When it comes to rules or advice for long-term marriage, I often seem to hear words like "covenant" and "promise-keeping". These conceptions of keeping faith with another person are laudatory and fine -- and even necessary to keep the love going.
But "covenant" and "promise", excellent as they are in principle, are insufficient to give you the oomph, the power, to do the thing you both want so much to do. That is because if something comes along that you actually find you want more than the thing you "covenanted" to preserve, or "promised" to keep, the covenant and promise will go out of effect. Covenants and promises are susceptible to being superannuated in exactly one minute. "It Only Takes a Minute, Girl, To Fall in Love" (Tavares, 1975).
How else could you explain the thousands, even the millions of sincere people who made a covenant or exchanged a promise which they then broke? It's not that they wanted to be untrue. It's just that something presented itself that felt superior to the prior thing. So the covenant got broken.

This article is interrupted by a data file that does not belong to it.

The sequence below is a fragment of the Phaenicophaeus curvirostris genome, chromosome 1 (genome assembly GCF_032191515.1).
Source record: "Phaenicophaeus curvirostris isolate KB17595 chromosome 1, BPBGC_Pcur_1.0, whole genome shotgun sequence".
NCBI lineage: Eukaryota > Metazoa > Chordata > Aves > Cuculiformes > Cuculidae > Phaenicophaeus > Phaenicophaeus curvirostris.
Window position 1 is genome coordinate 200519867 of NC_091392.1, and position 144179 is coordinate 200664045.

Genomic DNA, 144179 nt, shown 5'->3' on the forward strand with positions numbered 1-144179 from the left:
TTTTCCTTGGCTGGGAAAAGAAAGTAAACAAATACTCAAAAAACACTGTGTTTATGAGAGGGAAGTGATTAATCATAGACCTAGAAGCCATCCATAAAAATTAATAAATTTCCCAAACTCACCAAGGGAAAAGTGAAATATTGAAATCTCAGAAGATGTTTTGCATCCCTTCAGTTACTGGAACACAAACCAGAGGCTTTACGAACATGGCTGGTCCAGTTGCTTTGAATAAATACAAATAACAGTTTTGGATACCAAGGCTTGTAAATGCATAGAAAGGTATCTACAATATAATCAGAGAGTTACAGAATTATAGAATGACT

This is why I major on romantic love as the key to a happy marriage. When romantic love is there, between two people, they don't need words of encouragement to stand by a prior agreement. They don't need one single pointer to a covenant. "(All I want to do is) Act Naturally" (Ringo/The Beatles, 1965).
The one thing you can do to renew a relationship that's gotten stale or even repellent (God forbid) is go back, in your heart, mind and memory, to the point when the relationship was fresh, fantastic, and enthralling. And there was almost definitely a time when it was -- when it was fresh, fantastic, and enthralling.
The magic was there. (Otherwise, why would you have come together in the first place?) Apply the incomparable insight of Meister Eckhart, by way of Gerald Heard: "If you can't find God, go back to where you lost Him."